Reading and Writing and the Occasional Recipe: New on the bookshelf: “Lady of the Snakes” now in paperback

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Reading and Writing and the Occasional Recipe

New on the bookshelf: “Lady of the Snakes” now in paperback

Sunday, May 17, 2009

Is there more time to read in the summer? A lot of things lure us outside to garden, to play tennis, to go walking, canoeing, whatever. But there are those lazy beach days, back yard days, rainy days that seem made for curling up with a good book. As if there is ever a day that wouldn’t be improved by doing that. Well, here is a book to put on your list. I loved reading it last year when it was first out. Now “Lady of the Snakes,” by Rachel Pastan, has just been reissued in paperback. It’s a terrific read, with engaging characters and the interweavings of fascinating story lines.

I asked Rachel to talk a little about the book. And, yes, the name Pastan has appeared here before. A few posts back I wrote about Rachel’s mother, Linda, who is a lovely poet and friend. You might be interested in seeing what Rachel has written about being a writer who is the daughter of a writer.

Here is what Rachel said about “Lady of the Snakes.”

“When I was expecting my first child I knew life was going to change, but after she was born I was astonished by how hard it could be to get through a day, even though I adored her. How could I make dinner, or take a shower, let alone get any writing done? When would I use my mind again, or do the work I loved?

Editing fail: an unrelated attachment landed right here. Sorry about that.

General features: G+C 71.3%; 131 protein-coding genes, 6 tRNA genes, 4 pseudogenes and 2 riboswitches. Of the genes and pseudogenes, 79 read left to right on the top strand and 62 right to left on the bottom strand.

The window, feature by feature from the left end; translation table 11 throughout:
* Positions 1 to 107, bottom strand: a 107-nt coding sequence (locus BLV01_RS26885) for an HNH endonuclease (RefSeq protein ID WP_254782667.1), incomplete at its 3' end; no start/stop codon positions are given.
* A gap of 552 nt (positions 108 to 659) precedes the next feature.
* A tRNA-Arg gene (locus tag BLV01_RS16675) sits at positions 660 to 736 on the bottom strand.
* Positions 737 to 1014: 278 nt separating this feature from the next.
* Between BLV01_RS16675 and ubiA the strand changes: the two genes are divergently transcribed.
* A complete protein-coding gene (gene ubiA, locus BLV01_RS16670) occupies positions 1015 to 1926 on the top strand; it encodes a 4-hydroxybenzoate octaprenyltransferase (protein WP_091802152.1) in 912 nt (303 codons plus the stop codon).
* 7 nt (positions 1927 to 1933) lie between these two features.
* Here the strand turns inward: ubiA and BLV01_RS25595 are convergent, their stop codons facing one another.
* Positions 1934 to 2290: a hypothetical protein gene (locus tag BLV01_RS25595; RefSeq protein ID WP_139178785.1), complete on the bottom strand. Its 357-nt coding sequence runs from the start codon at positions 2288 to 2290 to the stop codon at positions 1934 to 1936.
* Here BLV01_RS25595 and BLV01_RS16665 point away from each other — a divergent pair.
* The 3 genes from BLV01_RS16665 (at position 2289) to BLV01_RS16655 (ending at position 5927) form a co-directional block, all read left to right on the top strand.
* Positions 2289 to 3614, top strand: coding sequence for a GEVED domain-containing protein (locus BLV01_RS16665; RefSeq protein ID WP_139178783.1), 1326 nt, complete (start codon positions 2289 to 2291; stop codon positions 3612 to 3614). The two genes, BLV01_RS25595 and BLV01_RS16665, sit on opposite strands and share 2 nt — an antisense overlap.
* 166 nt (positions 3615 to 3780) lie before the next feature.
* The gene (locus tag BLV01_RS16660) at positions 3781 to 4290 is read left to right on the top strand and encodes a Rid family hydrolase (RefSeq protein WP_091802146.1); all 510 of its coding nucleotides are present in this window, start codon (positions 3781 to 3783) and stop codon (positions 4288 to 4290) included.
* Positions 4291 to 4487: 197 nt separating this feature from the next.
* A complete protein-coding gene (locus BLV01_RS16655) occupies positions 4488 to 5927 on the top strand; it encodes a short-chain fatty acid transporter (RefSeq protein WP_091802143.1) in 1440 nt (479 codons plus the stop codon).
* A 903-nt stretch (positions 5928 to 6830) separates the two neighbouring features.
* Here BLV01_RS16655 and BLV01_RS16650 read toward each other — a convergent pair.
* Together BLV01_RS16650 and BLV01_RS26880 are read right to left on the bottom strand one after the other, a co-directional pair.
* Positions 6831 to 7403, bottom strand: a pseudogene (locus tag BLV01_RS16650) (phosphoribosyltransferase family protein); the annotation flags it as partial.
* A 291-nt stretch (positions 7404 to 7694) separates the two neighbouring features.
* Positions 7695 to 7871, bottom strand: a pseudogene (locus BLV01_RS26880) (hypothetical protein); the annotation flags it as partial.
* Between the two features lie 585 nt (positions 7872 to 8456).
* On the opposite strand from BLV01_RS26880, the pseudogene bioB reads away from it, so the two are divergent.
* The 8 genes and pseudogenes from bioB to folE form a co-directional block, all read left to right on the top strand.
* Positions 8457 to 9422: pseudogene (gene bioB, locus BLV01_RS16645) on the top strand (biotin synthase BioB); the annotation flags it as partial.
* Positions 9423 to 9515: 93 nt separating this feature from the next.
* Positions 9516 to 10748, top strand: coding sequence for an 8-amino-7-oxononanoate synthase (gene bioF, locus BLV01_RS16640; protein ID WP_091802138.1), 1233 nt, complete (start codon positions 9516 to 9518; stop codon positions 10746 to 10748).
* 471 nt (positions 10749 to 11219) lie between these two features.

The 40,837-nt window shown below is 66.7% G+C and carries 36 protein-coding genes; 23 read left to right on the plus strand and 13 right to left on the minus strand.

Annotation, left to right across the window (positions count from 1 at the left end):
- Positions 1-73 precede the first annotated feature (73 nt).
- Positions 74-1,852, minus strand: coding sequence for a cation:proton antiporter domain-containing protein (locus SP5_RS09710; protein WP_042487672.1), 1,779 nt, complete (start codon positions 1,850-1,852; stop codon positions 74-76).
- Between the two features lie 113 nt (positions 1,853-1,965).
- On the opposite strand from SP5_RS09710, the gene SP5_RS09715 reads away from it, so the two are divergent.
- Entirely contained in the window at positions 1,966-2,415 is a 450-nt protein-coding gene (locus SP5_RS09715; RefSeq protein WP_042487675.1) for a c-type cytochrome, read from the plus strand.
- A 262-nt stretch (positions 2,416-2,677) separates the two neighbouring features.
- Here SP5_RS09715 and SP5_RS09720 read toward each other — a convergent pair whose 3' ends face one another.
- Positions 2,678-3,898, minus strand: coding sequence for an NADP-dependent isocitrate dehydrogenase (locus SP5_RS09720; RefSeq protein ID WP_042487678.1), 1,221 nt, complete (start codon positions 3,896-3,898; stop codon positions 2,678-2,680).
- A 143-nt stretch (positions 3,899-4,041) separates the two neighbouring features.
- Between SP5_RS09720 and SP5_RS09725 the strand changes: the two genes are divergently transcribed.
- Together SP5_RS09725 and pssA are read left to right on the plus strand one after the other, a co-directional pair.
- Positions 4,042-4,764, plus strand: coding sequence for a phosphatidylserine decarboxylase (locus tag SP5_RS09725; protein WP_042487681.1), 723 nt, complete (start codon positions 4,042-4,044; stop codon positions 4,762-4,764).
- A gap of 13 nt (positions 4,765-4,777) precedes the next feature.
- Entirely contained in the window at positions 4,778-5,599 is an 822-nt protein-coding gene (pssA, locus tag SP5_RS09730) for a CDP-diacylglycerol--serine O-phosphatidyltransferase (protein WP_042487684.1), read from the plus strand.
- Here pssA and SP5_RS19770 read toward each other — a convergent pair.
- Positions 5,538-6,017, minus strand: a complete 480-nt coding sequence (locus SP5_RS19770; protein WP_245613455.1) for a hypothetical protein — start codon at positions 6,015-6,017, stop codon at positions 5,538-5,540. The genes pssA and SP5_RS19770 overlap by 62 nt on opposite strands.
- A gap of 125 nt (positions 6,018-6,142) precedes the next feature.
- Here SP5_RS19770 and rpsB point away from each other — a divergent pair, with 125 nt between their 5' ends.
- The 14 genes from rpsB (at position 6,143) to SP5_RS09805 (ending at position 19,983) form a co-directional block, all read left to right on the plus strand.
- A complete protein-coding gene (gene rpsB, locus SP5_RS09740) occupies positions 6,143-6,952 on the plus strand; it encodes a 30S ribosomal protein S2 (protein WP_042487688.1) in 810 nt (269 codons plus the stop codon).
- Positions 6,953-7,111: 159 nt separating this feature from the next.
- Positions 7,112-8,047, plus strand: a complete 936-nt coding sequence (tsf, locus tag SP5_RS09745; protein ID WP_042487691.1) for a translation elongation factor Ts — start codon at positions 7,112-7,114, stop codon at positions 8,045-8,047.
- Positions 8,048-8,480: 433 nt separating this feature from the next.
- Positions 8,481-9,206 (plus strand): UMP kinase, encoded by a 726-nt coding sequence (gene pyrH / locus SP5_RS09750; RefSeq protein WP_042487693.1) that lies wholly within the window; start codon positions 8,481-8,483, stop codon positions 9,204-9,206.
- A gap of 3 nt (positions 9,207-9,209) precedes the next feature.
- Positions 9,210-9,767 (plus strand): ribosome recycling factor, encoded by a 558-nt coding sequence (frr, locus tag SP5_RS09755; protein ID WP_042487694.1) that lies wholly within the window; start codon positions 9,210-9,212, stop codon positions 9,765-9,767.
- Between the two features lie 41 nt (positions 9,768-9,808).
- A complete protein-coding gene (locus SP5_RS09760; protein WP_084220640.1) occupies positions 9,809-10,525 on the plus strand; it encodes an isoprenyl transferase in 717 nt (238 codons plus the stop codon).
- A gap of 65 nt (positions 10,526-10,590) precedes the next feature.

“So I did what I always do when life surprises me: I looked around for novels that would reflect my experience back to me, to help me comprehend my life and feel less alone. To my dismay, I couldn’t find any. I decided that, when I could find some time, I would write the novel I had so much wanted to read.

“’Lady of the Snakes’ is the story of a young Russian literature professor, Jane Levitsky, with a young child. Jane is trying to find out the truth about the life and death of the wife of a famous 19th-century Russian novelist, while at the same time negotiating child care, outwitting a sly competitor, caring for a sick kid, and dealing with a Python-wearing graduate student. There’s a mystery here, and academic sleuthing, but at heart the book is about how you live when you’re torn between your passion for your work and your love for your family. Jane’s story isn’t my story, but her sense of being racked is mine.

“Many things have changed in the years since I began to write this book, and more novels featuring mothers of young children have appeared, but I’m amazed by how fraught the conversation about work and family can still be. I hope that, by telling one woman’s story, ‘Lady of the Snakes’ will offer both entertainment and solace.”

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Blogger Marie Cloutier said...

Lady of the Snakes sounds like a book I would love. Thanks for drawing my attention to it! :-)

May 17, 2009 at 6:02 PM  

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